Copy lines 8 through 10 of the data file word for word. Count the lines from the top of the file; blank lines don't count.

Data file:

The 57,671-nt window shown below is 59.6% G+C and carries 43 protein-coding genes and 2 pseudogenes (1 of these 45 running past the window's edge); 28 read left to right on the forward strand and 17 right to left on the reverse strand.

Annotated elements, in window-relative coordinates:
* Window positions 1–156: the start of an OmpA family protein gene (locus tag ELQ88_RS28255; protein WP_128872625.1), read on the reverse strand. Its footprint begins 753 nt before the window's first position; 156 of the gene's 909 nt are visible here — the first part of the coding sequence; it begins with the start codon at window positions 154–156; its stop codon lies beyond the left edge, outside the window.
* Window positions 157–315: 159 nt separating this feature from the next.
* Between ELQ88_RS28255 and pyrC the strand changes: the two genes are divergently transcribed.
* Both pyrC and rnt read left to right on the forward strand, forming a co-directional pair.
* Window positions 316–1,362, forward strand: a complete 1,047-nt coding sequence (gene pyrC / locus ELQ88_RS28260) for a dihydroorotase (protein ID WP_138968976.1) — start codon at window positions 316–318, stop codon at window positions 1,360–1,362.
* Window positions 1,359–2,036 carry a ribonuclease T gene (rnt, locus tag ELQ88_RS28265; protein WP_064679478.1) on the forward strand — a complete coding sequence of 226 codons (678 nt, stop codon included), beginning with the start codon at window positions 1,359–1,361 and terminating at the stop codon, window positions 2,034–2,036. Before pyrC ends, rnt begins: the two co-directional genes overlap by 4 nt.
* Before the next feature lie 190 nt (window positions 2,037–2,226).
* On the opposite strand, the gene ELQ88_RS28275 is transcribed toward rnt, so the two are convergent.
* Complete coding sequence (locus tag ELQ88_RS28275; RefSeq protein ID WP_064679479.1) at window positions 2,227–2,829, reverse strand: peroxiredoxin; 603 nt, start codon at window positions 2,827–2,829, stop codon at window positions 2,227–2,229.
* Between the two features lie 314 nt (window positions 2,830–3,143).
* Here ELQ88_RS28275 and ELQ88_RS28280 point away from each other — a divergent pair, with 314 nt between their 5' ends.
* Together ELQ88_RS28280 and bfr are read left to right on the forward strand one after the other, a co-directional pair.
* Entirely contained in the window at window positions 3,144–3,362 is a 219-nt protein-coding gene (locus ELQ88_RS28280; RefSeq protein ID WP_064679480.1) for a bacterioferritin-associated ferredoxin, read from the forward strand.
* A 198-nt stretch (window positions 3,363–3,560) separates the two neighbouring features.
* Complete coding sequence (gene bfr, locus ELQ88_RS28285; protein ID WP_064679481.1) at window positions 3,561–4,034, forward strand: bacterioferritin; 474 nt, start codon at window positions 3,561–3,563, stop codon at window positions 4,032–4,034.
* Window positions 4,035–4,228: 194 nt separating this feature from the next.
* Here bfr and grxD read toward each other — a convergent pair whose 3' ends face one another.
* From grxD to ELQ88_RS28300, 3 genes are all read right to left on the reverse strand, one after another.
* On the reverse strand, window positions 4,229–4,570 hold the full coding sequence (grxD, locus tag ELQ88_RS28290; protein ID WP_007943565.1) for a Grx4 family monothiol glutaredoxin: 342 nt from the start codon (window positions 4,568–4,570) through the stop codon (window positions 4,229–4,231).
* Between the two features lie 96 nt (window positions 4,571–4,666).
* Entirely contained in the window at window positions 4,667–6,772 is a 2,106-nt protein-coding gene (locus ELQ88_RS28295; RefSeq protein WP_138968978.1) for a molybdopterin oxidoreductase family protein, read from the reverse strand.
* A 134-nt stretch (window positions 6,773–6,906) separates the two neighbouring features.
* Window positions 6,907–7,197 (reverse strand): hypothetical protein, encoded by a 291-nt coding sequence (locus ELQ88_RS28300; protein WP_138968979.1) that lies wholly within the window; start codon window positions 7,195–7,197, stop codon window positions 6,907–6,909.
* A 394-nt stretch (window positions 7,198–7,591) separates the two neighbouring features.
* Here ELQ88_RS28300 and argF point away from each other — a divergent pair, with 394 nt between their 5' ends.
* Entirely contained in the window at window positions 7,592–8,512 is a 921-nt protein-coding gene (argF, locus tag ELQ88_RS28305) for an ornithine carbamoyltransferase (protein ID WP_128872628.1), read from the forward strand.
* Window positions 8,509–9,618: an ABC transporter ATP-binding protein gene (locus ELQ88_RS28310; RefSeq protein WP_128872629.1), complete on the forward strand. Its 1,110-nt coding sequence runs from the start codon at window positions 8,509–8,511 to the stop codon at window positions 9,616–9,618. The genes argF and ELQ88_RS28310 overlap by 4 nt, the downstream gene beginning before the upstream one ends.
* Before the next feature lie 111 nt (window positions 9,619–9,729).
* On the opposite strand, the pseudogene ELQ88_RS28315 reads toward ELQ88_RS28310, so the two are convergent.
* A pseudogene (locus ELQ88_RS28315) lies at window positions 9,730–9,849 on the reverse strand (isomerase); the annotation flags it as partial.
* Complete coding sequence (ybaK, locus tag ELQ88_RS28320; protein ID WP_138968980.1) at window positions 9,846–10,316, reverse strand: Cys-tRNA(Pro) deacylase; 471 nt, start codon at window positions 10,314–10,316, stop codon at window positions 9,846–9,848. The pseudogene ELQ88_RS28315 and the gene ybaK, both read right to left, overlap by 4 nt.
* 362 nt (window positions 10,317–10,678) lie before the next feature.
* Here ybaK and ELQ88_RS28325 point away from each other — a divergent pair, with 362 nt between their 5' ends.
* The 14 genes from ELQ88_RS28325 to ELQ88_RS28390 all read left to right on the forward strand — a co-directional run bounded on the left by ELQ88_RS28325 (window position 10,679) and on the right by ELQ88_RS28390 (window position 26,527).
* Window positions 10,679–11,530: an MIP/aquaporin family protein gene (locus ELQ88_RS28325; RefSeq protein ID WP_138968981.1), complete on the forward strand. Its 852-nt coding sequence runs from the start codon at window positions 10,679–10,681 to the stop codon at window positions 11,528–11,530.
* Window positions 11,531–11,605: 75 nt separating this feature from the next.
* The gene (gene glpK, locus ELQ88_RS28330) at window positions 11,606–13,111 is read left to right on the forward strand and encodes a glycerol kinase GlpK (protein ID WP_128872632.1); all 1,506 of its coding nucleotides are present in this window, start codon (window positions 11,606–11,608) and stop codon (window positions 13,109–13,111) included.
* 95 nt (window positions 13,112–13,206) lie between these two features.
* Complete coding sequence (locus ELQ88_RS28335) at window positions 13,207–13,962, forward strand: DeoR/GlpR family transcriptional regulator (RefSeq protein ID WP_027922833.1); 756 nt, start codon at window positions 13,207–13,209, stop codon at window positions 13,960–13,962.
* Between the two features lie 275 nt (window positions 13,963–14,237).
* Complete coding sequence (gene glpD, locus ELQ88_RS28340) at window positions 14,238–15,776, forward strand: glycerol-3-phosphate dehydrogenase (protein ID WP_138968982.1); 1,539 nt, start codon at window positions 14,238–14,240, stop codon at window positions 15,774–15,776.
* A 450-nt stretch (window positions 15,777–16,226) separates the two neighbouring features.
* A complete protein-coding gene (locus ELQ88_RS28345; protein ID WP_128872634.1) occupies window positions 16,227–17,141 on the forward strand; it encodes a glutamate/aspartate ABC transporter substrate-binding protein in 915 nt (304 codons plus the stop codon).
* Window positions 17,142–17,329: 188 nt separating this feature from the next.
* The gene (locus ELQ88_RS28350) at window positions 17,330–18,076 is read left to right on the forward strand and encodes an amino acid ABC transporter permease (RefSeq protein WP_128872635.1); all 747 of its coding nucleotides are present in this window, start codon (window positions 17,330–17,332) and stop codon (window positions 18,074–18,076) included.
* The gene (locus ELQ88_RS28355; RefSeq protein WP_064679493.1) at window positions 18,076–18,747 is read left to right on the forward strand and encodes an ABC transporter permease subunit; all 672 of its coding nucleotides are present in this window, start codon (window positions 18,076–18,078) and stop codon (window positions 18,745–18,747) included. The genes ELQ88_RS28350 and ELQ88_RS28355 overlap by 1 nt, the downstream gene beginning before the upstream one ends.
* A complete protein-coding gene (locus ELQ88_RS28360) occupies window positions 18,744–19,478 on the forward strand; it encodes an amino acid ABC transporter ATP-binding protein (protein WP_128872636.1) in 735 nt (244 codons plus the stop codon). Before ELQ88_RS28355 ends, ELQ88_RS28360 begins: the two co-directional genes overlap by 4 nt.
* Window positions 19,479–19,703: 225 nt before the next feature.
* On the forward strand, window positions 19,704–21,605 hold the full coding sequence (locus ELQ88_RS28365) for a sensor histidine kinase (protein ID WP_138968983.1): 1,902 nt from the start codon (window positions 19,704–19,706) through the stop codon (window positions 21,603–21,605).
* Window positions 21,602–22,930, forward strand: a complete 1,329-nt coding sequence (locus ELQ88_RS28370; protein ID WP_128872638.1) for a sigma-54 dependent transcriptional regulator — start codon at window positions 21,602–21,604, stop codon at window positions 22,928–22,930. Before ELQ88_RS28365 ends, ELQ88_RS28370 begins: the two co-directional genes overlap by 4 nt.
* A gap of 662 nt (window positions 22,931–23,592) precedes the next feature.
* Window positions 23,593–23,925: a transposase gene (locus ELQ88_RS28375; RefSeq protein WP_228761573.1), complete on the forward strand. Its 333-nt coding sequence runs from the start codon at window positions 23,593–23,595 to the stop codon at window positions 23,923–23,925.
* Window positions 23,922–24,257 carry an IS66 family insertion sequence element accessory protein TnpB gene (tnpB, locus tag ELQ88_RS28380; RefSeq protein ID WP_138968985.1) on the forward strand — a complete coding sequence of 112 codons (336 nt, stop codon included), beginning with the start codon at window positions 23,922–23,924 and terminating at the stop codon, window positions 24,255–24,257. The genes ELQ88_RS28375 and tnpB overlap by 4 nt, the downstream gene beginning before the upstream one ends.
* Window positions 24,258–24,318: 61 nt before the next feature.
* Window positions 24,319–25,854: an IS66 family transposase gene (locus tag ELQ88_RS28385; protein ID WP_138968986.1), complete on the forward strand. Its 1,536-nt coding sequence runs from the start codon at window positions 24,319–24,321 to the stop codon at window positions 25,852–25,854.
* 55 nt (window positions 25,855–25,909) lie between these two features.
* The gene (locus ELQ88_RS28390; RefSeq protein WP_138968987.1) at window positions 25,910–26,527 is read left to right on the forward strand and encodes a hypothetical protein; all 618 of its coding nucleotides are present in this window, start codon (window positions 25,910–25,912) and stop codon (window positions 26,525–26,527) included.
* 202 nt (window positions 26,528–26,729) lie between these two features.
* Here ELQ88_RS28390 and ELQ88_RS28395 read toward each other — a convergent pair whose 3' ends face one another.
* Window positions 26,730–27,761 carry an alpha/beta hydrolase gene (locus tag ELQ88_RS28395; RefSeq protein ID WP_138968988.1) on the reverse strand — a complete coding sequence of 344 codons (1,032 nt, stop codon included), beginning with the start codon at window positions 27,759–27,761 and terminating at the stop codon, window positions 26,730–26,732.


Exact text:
* Window positions 1,359–2,036 carry a ribonuclease T gene (rnt, locus tag ELQ88_RS28265; protein WP_064679478.1) on the forward strand — a complete coding sequence of 226 codons (678 nt, stop codon included), beginning with the start codon at window positions 1,359–1,361 and terminating at the stop codon, window positions 2,034–2,036. Before pyrC ends, rnt begins: the two co-directional genes overlap by 4 nt.
* Before the next feature lie 190 nt (window positions 2,037–2,226).
* On the opposite strand, the gene ELQ88_RS28275 is transcribed toward rnt, so the two are convergent.